Technology has revolutionized how people communicate. We take for granted the fact that we can instantly drop a message to anyone anywhere in the world. And they can reply to it in an instant as well.
People used to travel miles and miles to deliver messages, sometimes dying on the way. Those days are gone.
Despite its boons, technology is a double-edged sword. It has its cons. Calls and text messages may be instant, but they’re not as effective and fulfilling as face-to-face communication.
Non-verbal communication is a big part of communication that gets removed from texting. No amount of emojis can fully compensate for this loss.
Miscommunication is the breeding ground for conflict in a relationship.
While our messages have become quicker, they’ve become less effective and sometimes downright confusing. Some people debate for hours with friends about what a message from a crush means. Then they spend hours trying to craft the perfect response.
This removes authenticity from communication. While we try to craft a good response in all modes of communication, we’re more likely to say exactly how we feel in in-person interactions. There’s not much time to craft the ‘perfect’ response.
In face-to-face communication, when someone doesn’t respond to you and gives you an angry look, you know exactly why they didn’t respond. In texting, when someone doesn’t respond to you, you research the depths of the internet and conduct a meeting with your friends.
People are addicted to people
Many people say that people are addicted to their devices nowadays. Everywhere you go, people seem to be hooked to their phones. This wasn’t normal twenty or even ten years ago. But now, it’s normal. In fact, a person not hooked to their phone comes across as strange.
The devices are not to blame.
People are addicted to people, not to devices. We’re social animals. We crave validation from other human beings. When you see someone with their face buried in their phone, they’re not using Calculator or Maps. They’re probably watching a video of another human being or texting another human being.
Getting messages from others makes us feel validated and important. It gives us a sense that we belong. Not getting messages has the opposite effect. We feel invalidated, unimportant, and excluded.
This is why you feel so bad when someone doesn’t respond to your texts. Someone who leaves your message on ‘Seen’ and doesn’t respond is especially cruel. It feels like death.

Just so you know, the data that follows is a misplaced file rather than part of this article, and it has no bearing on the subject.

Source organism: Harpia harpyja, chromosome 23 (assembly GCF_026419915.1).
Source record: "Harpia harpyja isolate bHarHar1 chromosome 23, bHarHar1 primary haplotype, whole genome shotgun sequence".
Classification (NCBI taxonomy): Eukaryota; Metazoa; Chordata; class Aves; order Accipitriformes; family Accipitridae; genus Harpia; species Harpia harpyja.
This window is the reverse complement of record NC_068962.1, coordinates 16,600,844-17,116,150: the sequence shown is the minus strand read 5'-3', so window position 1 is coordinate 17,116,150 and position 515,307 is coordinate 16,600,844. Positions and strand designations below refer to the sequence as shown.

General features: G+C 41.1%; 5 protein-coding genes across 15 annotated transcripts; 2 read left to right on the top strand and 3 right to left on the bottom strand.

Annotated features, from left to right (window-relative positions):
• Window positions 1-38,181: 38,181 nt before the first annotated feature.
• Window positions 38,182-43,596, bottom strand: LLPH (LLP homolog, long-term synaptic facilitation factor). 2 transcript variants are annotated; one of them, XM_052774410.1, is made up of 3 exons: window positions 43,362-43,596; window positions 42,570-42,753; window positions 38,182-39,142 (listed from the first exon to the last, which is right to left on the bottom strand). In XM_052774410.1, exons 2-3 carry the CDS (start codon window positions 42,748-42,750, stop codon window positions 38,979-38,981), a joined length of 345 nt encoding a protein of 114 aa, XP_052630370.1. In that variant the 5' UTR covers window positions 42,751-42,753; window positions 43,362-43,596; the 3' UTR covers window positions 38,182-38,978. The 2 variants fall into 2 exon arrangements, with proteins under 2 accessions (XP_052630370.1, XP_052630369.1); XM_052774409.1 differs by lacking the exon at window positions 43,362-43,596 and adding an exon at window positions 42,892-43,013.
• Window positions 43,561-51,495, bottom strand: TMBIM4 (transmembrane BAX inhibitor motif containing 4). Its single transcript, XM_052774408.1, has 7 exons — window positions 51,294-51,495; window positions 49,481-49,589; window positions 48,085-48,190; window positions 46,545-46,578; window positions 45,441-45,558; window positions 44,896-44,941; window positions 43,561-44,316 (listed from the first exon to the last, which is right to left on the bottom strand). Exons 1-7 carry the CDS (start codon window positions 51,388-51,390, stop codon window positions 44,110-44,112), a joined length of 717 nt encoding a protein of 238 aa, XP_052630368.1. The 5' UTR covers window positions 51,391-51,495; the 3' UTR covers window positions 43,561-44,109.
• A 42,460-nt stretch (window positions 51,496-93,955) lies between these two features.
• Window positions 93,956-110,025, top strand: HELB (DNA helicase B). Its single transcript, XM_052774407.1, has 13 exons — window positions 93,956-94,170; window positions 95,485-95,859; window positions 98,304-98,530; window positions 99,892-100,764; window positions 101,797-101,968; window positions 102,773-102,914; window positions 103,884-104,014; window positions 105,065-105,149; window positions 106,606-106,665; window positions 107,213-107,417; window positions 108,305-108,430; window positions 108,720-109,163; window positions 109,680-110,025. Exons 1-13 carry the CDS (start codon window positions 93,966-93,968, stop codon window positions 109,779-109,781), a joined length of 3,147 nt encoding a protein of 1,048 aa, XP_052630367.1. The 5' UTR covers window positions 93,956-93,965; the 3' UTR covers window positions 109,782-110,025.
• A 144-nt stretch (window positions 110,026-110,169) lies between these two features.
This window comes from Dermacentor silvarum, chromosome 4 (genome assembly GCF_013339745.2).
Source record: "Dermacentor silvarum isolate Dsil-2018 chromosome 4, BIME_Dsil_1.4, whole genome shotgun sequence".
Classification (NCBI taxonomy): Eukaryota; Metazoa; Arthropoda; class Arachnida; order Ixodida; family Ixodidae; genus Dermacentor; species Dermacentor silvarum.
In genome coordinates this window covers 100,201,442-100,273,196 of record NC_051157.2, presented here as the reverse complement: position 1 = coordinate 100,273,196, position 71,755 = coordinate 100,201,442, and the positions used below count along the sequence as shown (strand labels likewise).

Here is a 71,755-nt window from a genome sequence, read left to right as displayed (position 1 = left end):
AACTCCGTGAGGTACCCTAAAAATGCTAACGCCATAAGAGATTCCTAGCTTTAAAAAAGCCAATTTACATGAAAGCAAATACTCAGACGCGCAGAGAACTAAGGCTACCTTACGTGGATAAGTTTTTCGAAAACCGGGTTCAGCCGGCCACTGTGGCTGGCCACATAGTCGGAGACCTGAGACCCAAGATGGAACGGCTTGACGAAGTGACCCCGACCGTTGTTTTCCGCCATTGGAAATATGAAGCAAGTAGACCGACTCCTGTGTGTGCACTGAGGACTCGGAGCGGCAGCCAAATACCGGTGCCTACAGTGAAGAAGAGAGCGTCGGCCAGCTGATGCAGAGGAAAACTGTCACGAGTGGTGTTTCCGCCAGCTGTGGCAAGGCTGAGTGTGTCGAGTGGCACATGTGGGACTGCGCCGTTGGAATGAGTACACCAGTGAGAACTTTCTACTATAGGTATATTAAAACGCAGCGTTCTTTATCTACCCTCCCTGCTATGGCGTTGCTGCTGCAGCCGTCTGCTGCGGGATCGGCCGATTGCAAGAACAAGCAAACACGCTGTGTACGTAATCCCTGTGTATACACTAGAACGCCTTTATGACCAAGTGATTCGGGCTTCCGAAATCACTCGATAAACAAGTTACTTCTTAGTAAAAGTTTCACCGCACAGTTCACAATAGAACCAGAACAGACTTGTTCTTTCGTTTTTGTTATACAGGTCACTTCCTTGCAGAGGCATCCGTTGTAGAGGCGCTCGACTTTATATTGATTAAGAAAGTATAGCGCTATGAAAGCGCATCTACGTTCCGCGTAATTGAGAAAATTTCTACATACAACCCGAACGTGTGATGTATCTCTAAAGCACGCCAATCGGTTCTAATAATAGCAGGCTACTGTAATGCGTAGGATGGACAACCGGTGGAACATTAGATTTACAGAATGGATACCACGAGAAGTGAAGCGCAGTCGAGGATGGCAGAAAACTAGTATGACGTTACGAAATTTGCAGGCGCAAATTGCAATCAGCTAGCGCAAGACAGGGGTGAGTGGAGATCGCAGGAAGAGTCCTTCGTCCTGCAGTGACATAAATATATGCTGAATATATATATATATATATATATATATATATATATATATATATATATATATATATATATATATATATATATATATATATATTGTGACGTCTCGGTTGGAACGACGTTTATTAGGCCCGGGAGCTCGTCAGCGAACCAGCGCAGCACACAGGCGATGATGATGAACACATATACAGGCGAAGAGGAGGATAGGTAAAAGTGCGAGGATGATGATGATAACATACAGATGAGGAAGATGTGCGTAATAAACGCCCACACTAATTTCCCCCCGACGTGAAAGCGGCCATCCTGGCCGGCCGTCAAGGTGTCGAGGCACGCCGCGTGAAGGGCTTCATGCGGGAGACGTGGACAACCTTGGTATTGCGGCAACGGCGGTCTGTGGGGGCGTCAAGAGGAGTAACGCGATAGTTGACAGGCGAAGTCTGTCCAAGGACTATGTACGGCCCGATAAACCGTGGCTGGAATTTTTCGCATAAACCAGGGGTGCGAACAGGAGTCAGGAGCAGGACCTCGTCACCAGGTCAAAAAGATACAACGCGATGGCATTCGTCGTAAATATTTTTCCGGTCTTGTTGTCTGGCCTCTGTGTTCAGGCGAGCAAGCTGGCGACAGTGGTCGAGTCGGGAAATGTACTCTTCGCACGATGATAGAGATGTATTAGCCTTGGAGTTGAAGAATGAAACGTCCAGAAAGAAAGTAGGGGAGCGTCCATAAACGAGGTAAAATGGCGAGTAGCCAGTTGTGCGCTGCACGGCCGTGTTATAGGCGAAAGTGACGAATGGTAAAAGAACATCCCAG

Reasons for not responding to a text
Let’s dive into the possible reasons someone didn’t respond to your text message. I’ve tried to create an exhaustive list of reasons so you can easily pick the ones that apply to your situation the most.
1. Ignoring you
Let’s start with the obvious. The other person isn’t responding to you because they want to ignore you. They don’t want to give you any importance. You may be a total stranger or, if you know them, they may be mad at you.
They’re deliberately trying to hurt you by not responding to you. There is an ‘intent to hurt’ on their part, and you feel exactly that- hurt.
2. Power move
Not responding to your texts can also be a power move. Maybe you’d ignored their texts earlier, and now they’re getting back at you. Now they’re trying to put you down to restore the power balance.
It’s common for high-status and powerful people not to respond to those ‘beneath’ them. Conversation flows more smoothly between equals.
3. They don’t value you
There’s a difference between ignoring someone to hurt them and ignoring them because you don’t think they’re worth your time. The former is a game of power and control. The latter doesn’t have any malicious intent.
For example, when someone gets a message from a telemarketer, they don’t respond because they’re not interested in doing business with the telemarketer. They don’t necessarily hate the telemarketer. They just don’t value him.
They may see your text message and reply to you in their head without actually responding to you. They may tell themselves that they’ll reply later but forget to do so. This is not a case of ‘deliberate forgetting’ where one passive aggressively forgets to one-up you.